Superior Court referee Harold F. Wolters on Monday cleared the way for the San Diego County Water Authority to complete a $100,000 preliminary study to determine the feasibility of a government takeover of San Diego Gas & Electric.
Wolters recommended that SDG&E; be denied a preliminary injunction prohibiting the Water Authority from spending more money to complete the study. Wolter’s recommendation is expected to be made official later today, when it is signed by Superior Court Presiding Judge Michael Greer.
Wolters recommended that SDG&E;'s Feb. 10 lawsuit against the Water Authority be brought to trial “as soon as possible” in order to settle “issues of serious consequences to all concerned, not the least of whom is the taxpayer.”
In his seven-page recommendation, Wolters wrote that the countywide authority “does have certain areas of statutory authority, an inherent power, to make some studies.”
Wolters suggested that the survey being conducted by Seattle-based R. W. Beck & Associates would generate “relevant” information that the public agency could use during regulatory reviews of SDG&E;'s proposed merger with Rosemead-based Southern California Edison. The authority might also use study results to lobby for support in Sacramento for legislation that enabling governmental agencies to own and operate gas and electric utilities, Wolters wrote.
But Wolters, a retired Superior Court judge, warned that the proposed study raised “issues of serious consequence” for the county’s taxpayers and the authority’s board of directors.
Wolters cautioned that “the proposed expenditure is substantial and could end up as wasted” and that “the taxpayer is not without remedy.”
Although Wolters clearly recommended that a temporary restraining order be lifted and that SDG&E;'s request for a temporary injunction be denied, spokesmen for SDG&E; and the Water Authority disagreed on other key parts of the recommended decision.
“What it means is we can proceed with the feasibility study,” CWA spokesman Jim Melton said Monday. “We’re going to notify R. W. Beck & Associates first thing in the morning and tell them to proceed.
“The clean-cut bottom line is that we can proceed. The referee lifted the temporary restraining order, and he said we have the authority to conduct the feasibility study.”
But Mary Wood, SDG&E; assistant general counsel, commented, “I don’t think it’s that simple.” Wolters’ recommended ruling warned that taxpayers could hold CWA directors personally liable if they exceed their authority, Wood said.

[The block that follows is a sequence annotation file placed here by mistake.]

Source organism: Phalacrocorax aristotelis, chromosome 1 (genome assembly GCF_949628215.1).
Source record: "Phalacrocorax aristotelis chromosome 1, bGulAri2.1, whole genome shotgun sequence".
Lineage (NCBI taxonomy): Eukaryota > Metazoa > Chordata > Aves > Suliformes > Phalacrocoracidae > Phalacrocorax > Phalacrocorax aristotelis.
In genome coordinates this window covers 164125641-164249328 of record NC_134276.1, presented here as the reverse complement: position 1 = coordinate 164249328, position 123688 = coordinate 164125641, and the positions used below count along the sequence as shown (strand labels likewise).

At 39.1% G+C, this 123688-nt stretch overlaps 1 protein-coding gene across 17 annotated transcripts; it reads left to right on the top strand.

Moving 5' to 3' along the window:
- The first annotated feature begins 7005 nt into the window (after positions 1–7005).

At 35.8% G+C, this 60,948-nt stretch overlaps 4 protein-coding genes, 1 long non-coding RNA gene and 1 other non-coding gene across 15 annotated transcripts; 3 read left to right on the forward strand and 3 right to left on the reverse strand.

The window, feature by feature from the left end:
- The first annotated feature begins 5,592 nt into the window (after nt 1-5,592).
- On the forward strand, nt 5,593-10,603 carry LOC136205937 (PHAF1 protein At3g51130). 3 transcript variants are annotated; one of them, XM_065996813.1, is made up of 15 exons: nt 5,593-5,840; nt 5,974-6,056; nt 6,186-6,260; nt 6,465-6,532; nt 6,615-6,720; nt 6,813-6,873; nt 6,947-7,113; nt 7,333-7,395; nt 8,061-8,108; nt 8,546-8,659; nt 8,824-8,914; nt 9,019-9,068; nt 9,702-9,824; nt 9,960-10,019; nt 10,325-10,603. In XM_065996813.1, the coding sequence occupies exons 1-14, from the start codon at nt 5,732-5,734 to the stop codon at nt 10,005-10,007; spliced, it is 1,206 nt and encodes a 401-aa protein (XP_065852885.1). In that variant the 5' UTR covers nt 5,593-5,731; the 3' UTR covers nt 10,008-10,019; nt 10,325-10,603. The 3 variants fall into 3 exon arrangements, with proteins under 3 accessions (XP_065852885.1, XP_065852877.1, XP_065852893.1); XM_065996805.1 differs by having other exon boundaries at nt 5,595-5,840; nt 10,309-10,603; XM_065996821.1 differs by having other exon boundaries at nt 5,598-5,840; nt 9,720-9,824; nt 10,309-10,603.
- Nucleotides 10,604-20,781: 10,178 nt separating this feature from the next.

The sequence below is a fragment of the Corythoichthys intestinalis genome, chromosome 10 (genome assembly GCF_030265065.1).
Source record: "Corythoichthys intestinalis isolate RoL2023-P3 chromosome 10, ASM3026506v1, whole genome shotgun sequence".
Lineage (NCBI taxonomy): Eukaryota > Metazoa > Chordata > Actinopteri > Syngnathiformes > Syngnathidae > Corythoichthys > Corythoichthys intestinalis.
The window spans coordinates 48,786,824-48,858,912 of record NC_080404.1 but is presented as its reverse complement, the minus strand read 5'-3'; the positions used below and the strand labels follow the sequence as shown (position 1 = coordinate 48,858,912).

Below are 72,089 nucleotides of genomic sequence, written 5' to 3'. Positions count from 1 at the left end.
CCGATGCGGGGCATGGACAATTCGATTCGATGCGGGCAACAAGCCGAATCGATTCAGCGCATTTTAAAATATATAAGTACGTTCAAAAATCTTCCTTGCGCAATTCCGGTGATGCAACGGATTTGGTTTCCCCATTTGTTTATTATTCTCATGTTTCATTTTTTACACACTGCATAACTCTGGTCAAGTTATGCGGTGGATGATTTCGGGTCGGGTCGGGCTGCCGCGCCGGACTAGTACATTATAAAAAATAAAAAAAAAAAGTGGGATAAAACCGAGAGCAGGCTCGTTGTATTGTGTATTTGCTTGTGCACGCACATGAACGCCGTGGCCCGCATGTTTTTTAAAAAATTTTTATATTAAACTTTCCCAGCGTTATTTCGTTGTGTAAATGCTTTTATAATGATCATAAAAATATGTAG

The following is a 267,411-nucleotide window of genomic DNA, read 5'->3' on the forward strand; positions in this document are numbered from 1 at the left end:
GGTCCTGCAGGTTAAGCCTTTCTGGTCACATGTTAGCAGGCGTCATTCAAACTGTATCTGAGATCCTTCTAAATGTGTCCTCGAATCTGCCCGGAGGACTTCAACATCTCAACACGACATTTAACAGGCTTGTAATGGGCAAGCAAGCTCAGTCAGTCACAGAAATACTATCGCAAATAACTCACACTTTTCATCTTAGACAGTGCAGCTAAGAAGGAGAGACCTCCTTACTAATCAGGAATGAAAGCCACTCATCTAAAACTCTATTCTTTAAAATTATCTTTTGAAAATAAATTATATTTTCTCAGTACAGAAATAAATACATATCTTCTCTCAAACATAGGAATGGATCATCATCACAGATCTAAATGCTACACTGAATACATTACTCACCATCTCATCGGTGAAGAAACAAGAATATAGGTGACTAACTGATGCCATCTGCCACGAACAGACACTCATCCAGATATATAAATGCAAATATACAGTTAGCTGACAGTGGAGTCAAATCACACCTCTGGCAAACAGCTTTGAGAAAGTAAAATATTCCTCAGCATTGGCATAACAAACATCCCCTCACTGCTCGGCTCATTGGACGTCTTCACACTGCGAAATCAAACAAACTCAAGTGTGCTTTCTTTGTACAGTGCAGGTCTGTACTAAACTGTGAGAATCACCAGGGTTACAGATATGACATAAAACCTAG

“Based on the material he’s seen to date,” Wolters “believes that SDG&E; would prevail at a trial on the question that the Water Authority doesn’t have the authority to own and operate SDG&E; or to condemn its assets,” Woods said.
Wolters wrote that he “seriously doubts that either the city of San Diego or the Water Agency, either jointly or individually, has the current power to condemn all of the SDG&E; assets.”
San Diego Mayor Maureen O’Connor was pleased by the recommended ruling, according to spokesman Paul Downey. “We believe it’s the first of hopefully many victories for the citizens of San Diego in this fight,” he said.
The city gave the CWA an initial $25,000 grant to begin the feasibility study. The authority since has authorized $75,000 more to complete the initial study. CWA board members have budgeted nearly $1 million to conduct the study, pay legal fees and press for legislative approval of the bill that would allow governmental agencies to take over utilities.
Melton said first results from that study should be available in about two months. The Water Authority also intends to hire a project director to guide the study, lawsuits and lobbying effort, Melton said.
Melton on Monday said the Water Authority will “continue our efforts to get required legislation passed.”
SDG&E; had maintained that the state constitution and the public utility code prohibit public agencies such as the Water Authority from taking over private utilities. The utility also has maintained that those laws and regulations prohibit public agencies from using taxpayer funds to conduct feasibility studies.
SDG&E; has not yet determined if it will appeal Wolter’s proposed ruling, once it is signed by Greer.